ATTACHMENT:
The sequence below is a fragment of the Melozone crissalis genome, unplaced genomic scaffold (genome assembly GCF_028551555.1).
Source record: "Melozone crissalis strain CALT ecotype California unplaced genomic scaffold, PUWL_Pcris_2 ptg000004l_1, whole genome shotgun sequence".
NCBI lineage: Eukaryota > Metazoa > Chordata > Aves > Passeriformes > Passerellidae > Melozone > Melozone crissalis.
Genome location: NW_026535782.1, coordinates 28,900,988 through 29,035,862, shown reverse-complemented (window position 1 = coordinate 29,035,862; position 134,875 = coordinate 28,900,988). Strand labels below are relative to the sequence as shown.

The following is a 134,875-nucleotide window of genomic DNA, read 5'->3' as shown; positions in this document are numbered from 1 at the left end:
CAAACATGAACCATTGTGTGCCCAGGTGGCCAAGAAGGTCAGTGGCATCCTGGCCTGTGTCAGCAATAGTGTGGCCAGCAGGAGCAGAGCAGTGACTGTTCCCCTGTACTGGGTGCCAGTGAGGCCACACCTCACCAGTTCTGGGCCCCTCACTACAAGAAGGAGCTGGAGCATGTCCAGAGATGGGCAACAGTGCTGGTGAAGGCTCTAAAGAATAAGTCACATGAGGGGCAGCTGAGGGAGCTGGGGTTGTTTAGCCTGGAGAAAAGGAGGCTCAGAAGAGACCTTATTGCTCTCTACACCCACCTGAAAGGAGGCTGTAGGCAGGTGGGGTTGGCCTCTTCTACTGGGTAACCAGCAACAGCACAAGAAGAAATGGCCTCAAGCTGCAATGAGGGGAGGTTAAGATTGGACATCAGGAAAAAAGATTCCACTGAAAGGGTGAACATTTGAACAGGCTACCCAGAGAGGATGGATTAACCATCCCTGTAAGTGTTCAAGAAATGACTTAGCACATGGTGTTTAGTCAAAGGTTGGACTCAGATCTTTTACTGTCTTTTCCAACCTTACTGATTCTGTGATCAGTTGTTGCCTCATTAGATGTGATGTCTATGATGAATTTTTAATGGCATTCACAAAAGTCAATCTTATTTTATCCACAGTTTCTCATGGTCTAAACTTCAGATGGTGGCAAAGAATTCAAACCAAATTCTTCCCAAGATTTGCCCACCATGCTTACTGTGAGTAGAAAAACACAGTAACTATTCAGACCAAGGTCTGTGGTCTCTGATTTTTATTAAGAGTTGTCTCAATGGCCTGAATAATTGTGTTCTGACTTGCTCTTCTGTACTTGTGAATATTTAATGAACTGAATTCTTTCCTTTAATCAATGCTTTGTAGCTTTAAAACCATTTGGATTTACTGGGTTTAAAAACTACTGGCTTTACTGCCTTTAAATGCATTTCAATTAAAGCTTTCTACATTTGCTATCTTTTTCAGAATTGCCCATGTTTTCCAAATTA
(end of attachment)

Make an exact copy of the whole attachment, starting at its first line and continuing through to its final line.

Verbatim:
The sequence below is a fragment of the Melozone crissalis genome, unplaced genomic scaffold (genome assembly GCF_028551555.1).
Source record: "Melozone crissalis strain CALT ecotype California unplaced genomic scaffold, PUWL_Pcris_2 ptg000004l_1, whole genome shotgun sequence".
NCBI lineage: Eukaryota > Metazoa > Chordata > Aves > Passeriformes > Passerellidae > Melozone > Melozone crissalis.
Genome location: NW_026535782.1, coordinates 28,900,988 through 29,035,862, shown reverse-complemented (window position 1 = coordinate 29,035,862; position 134,875 = coordinate 28,900,988). Strand labels below are relative to the sequence as shown.

The following is a 134,875-nucleotide window of genomic DNA, read 5'->3' as shown; positions in this document are numbered from 1 at the left end:
CAAACATGAACCATTGTGTGCCCAGGTGGCCAAGAAGGTCAGTGGCATCCTGGCCTGTGTCAGCAATAGTGTGGCCAGCAGGAGCAGAGCAGTGACTGTTCCCCTGTACTGGGTGCCAGTGAGGCCACACCTCACCAGTTCTGGGCCCCTCACTACAAGAAGGAGCTGGAGCATGTCCAGAGATGGGCAACAGTGCTGGTGAAGGCTCTAAAGAATAAGTCACATGAGGGGCAGCTGAGGGAGCTGGGGTTGTTTAGCCTGGAGAAAAGGAGGCTCAGAAGAGACCTTATTGCTCTCTACACCCACCTGAAAGGAGGCTGTAGGCAGGTGGGGTTGGCCTCTTCTACTGGGTAACCAGCAACAGCACAAGAAGAAATGGCCTCAAGCTGCAATGAGGGGAGGTTAAGATTGGACATCAGGAAAAAAGATTCCACTGAAAGGGTGAACATTTGAACAGGCTACCCAGAGAGGATGGATTAACCATCCCTGTAAGTGTTCAAGAAATGACTTAGCACATGGTGTTTAGTCAAAGGTTGGACTCAGATCTTTTACTGTCTTTTCCAACCTTACTGATTCTGTGATCAGTTGTTGCCTCATTAGATGTGATGTCTATGATGAATTTTTAATGGCATTCACAAAAGTCAATCTTATTTTATCCACAGTTTCTCATGGTCTAAACTTCAGATGGTGGCAAAGAATTCAAACCAAATTCTTCCCAAGATTTGCCCACCATGCTTACTGTGAGTAGAAAAACACAGTAACTATTCAGACCAAGGTCTGTGGTCTCTGATTTTTATTAAGAGTTGTCTCAATGGCCTGAATAATTGTGTTCTGACTTGCTCTTCTGTACTTGTGAATATTTAATGAACTGAATTCTTTCCTTTAATCAATGCTTTGTAGCTTTAAAACCATTTGGATTTACTGGGTTTAAAAACTACTGGCTTTACTGCCTTTAAATGCATTTCAATTAAAGCTTTCTACATTTGCTATCTTTTTCAGAATTGCCCATGTTTTCCAAATTA